HTTP & SOCKS Rotating & Static Proxy
- 72 million IPs for all purposes
- Worldwide locations
- 3 day moneyback guarantee
A Practical Introduction to Web Scraping in Python
Web scraping is the process of collecting and parsing raw data from the Web, and the Python community has come up with some pretty powerful web scraping tools.
The Internet hosts perhaps the greatest source of information—and misinformation—on the planet. Many disciplines, such as data science, business intelligence, and investigative reporting, can benefit enormously from collecting and analyzing data from websites.
In this tutorial, you’ll learn how to:
Parse website data using string methods and regular expressions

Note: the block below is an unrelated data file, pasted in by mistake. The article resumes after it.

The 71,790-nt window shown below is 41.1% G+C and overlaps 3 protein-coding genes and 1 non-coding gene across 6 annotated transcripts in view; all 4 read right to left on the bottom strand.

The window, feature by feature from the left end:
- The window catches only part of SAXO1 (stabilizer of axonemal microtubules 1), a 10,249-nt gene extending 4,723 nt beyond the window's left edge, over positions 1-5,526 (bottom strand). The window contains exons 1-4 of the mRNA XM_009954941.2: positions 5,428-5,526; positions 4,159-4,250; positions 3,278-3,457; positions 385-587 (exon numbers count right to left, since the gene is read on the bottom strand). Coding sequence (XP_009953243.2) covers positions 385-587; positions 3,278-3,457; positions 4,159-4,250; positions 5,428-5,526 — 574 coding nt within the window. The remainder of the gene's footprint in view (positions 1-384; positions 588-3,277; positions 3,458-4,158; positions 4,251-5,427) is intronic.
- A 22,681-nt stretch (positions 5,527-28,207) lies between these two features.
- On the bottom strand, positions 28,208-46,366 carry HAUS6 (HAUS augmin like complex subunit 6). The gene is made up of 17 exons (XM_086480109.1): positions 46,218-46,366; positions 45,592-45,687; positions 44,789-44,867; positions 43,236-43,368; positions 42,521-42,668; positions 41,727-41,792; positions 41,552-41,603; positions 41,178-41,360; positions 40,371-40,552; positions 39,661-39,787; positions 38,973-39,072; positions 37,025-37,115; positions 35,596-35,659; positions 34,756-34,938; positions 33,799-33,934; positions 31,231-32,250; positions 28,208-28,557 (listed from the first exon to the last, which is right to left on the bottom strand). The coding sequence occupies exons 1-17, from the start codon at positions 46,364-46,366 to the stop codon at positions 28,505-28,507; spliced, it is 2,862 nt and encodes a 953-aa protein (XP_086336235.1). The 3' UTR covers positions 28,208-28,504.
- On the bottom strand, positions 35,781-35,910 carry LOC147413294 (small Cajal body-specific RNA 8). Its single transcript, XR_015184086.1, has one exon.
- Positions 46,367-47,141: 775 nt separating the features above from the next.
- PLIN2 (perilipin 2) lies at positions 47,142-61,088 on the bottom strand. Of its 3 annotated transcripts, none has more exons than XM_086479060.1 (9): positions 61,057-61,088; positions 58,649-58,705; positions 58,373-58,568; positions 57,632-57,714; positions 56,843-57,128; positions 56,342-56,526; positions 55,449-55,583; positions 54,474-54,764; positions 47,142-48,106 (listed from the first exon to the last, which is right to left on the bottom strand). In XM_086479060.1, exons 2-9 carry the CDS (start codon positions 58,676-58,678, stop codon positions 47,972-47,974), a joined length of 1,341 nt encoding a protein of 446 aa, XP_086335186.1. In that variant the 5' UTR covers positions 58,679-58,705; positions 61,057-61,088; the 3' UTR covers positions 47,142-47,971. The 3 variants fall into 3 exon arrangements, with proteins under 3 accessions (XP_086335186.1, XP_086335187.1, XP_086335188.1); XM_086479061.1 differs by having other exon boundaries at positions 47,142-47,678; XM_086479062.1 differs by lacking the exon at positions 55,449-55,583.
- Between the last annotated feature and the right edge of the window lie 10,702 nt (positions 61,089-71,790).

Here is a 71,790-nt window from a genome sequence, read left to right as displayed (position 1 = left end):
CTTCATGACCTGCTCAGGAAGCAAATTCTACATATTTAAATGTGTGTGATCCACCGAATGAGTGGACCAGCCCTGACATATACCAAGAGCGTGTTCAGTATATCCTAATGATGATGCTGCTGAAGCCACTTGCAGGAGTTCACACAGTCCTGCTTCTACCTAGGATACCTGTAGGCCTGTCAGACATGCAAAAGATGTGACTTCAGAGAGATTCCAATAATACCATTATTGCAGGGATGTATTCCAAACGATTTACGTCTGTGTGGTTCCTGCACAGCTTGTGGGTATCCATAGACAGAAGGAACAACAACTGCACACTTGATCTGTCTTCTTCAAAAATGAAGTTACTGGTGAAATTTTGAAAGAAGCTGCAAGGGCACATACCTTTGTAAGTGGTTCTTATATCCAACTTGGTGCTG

Parse website data using an HTML parser
Interact with forms and other website components
Scrape and Parse Text From Websites
Collecting data from websites using an automated process is known as web scraping. Some websites explicitly forbid users from scraping their data with automated tools like the ones you’ll create in this tutorial. Websites do this for two possible reasons:
The site has a good reason to protect its data. For instance, Google Maps doesn’t let you request too many results too quickly.
Making many repeated requests to a website’s server may use up bandwidth, slowing down the website for other users and potentially overloading the server such that the website stops responding entirely.
Let’s start by grabbing all the HTML code from a single web page. You’ll use a page on Real Python that’s been set up for use with this tutorial.
Your First Web Scraper
One useful package for web scraping that you can find in Python’s standard library is urllib, which contains tools for working with URLs. In particular, the quest module contains a function called urlopen() that can be used to open a URL within a program.